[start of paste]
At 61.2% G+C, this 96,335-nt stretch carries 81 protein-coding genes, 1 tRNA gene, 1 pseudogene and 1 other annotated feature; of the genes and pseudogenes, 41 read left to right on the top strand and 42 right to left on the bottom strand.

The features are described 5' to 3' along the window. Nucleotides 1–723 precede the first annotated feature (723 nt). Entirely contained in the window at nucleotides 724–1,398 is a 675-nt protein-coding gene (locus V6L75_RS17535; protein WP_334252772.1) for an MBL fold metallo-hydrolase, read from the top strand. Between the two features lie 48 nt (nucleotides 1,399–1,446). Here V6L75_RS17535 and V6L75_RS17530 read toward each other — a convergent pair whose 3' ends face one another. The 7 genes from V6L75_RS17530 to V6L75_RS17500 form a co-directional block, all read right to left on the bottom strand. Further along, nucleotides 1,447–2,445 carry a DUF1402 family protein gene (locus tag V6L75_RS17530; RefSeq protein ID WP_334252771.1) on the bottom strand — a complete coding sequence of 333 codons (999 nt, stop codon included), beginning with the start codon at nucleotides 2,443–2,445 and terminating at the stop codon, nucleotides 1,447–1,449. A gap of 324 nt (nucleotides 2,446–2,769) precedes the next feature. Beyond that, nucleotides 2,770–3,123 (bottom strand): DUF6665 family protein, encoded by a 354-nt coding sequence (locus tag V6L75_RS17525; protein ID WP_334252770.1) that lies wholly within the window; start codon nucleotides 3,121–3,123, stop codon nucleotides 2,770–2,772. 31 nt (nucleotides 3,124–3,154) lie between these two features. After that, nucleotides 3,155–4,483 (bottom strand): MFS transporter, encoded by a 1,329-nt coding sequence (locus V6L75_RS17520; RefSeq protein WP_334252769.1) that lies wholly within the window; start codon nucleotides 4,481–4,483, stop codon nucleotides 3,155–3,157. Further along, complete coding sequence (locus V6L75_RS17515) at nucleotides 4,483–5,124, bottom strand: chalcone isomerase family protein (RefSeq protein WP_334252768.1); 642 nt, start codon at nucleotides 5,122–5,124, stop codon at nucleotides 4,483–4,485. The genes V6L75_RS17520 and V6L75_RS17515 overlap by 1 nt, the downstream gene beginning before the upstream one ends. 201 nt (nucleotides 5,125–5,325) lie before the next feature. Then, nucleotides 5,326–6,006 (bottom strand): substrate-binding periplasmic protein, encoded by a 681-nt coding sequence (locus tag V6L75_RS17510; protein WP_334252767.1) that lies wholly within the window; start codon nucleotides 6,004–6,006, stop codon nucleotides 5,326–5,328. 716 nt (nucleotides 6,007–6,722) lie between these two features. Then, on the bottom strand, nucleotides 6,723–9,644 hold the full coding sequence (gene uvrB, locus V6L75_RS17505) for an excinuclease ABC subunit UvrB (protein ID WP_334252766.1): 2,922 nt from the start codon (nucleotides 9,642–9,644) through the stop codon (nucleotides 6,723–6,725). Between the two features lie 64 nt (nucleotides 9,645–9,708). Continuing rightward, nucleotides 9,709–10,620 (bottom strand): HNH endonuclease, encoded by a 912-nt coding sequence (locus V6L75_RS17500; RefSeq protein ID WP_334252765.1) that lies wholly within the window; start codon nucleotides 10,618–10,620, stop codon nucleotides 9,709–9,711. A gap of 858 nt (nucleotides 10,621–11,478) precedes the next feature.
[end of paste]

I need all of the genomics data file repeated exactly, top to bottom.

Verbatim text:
At 61.2% G+C, this 96,335-nt stretch carries 81 protein-coding genes, 1 tRNA gene, 1 pseudogene and 1 other annotated feature; of the genes and pseudogenes, 41 read left to right on the top strand and 42 right to left on the bottom strand.

The features are described 5' to 3' along the window. Nucleotides 1–723 precede the first annotated feature (723 nt). Entirely contained in the window at nucleotides 724–1,398 is a 675-nt protein-coding gene (locus V6L75_RS17535; protein WP_334252772.1) for an MBL fold metallo-hydrolase, read from the top strand. Between the two features lie 48 nt (nucleotides 1,399–1,446). Here V6L75_RS17535 and V6L75_RS17530 read toward each other — a convergent pair whose 3' ends face one another. The 7 genes from V6L75_RS17530 to V6L75_RS17500 form a co-directional block, all read right to left on the bottom strand. Further along, nucleotides 1,447–2,445 carry a DUF1402 family protein gene (locus tag V6L75_RS17530; RefSeq protein ID WP_334252771.1) on the bottom strand — a complete coding sequence of 333 codons (999 nt, stop codon included), beginning with the start codon at nucleotides 2,443–2,445 and terminating at the stop codon, nucleotides 1,447–1,449. A gap of 324 nt (nucleotides 2,446–2,769) precedes the next feature. Beyond that, nucleotides 2,770–3,123 (bottom strand): DUF6665 family protein, encoded by a 354-nt coding sequence (locus tag V6L75_RS17525; protein ID WP_334252770.1) that lies wholly within the window; start codon nucleotides 3,121–3,123, stop codon nucleotides 2,770–2,772. 31 nt (nucleotides 3,124–3,154) lie between these two features. After that, nucleotides 3,155–4,483 (bottom strand): MFS transporter, encoded by a 1,329-nt coding sequence (locus V6L75_RS17520; RefSeq protein WP_334252769.1) that lies wholly within the window; start codon nucleotides 4,481–4,483, stop codon nucleotides 3,155–3,157. Further along, complete coding sequence (locus V6L75_RS17515) at nucleotides 4,483–5,124, bottom strand: chalcone isomerase family protein (RefSeq protein WP_334252768.1); 642 nt, start codon at nucleotides 5,122–5,124, stop codon at nucleotides 4,483–4,485. The genes V6L75_RS17520 and V6L75_RS17515 overlap by 1 nt, the downstream gene beginning before the upstream one ends. 201 nt (nucleotides 5,125–5,325) lie before the next feature. Then, nucleotides 5,326–6,006 (bottom strand): substrate-binding periplasmic protein, encoded by a 681-nt coding sequence (locus tag V6L75_RS17510; protein WP_334252767.1) that lies wholly within the window; start codon nucleotides 6,004–6,006, stop codon nucleotides 5,326–5,328. 716 nt (nucleotides 6,007–6,722) lie between these two features. Then, on the bottom strand, nucleotides 6,723–9,644 hold the full coding sequence (gene uvrB, locus V6L75_RS17505) for an excinuclease ABC subunit UvrB (protein ID WP_334252766.1): 2,922 nt from the start codon (nucleotides 9,642–9,644) through the stop codon (nucleotides 6,723–6,725). Between the two features lie 64 nt (nucleotides 9,645–9,708). Continuing rightward, nucleotides 9,709–10,620 (bottom strand): HNH endonuclease, encoded by a 912-nt coding sequence (locus V6L75_RS17500; RefSeq protein ID WP_334252765.1) that lies wholly within the window; start codon nucleotides 10,618–10,620, stop codon nucleotides 9,709–9,711. A gap of 858 nt (nucleotides 10,621–11,478) precedes the next feature.